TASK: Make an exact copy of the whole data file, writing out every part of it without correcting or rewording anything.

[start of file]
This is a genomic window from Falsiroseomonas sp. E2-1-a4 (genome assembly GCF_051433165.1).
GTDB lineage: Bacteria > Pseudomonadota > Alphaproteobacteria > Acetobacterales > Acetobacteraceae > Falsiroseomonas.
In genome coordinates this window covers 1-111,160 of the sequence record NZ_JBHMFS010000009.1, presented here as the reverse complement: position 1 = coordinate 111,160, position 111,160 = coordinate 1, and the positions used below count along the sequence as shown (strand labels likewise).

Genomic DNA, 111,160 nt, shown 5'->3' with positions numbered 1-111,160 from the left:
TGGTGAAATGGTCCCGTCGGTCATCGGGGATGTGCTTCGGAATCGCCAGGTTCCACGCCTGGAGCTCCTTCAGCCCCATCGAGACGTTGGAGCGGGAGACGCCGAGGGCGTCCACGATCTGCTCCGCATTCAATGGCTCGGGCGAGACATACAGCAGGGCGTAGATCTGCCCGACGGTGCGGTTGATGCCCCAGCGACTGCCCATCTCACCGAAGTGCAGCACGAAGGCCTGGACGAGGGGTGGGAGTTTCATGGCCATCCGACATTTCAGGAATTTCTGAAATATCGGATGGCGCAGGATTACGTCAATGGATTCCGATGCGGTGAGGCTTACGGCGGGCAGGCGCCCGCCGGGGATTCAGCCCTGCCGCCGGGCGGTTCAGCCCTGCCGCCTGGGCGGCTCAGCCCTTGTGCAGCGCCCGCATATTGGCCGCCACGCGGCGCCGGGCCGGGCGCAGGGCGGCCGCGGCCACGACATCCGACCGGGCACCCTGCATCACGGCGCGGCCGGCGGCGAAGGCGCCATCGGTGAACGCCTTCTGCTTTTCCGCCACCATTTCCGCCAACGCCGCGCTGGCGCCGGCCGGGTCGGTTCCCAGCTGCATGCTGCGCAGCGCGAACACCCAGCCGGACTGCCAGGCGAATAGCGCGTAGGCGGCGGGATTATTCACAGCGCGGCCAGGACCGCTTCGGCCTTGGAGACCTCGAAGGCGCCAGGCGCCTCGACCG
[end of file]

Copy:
This is a genomic window from Falsiroseomonas sp. E2-1-a4 (genome assembly GCF_051433165.1).
GTDB lineage: Bacteria > Pseudomonadota > Alphaproteobacteria > Acetobacterales > Acetobacteraceae > Falsiroseomonas.
In genome coordinates this window covers 1-111,160 of the sequence record NZ_JBHMFS010000009.1, presented here as the reverse complement: position 1 = coordinate 111,160, position 111,160 = coordinate 1, and the positions used below count along the sequence as shown (strand labels likewise).

Genomic DNA, 111,160 nt, shown 5'->3' with positions numbered 1-111,160 from the left:
TGGTGAAATGGTCCCGTCGGTCATCGGGGATGTGCTTCGGAATCGCCAGGTTCCACGCCTGGAGCTCCTTCAGCCCCATCGAGACGTTGGAGCGGGAGACGCCGAGGGCGTCCACGATCTGCTCCGCATTCAATGGCTCGGGCGAGACATACAGCAGGGCGTAGATCTGCCCGACGGTGCGGTTGATGCCCCAGCGACTGCCCATCTCACCGAAGTGCAGCACGAAGGCCTGGACGAGGGGTGGGAGTTTCATGGCCATCCGACATTTCAGGAATTTCTGAAATATCGGATGGCGCAGGATTACGTCAATGGATTCCGATGCGGTGAGGCTTACGGCGGGCAGGCGCCCGCCGGGGATTCAGCCCTGCCGCCGGGCGGTTCAGCCCTGCCGCCTGGGCGGCTCAGCCCTTGTGCAGCGCCCGCATATTGGCCGCCACGCGGCGCCGGGCCGGGCGCAGGGCGGCCGCGGCCACGACATCCGACCGGGCACCCTGCATCACGGCGCGGCCGGCGGCGAAGGCGCCATCGGTGAACGCCTTCTGCTTTTCCGCCACCATTTCCGCCAACGCCGCGCTGGCGCCGGCCGGGTCGGTTCCCAGCTGCATGCTGCGCAGCGCGAACACCCAGCCGGACTGCCAGGCGAATAGCGCGTAGGCGGCGGGATTATTCACAGCGCGGCCAGGACCGCTTCGGCCTTGGAGACCTCGAAGGCGCCAGGCGCCTCGACCG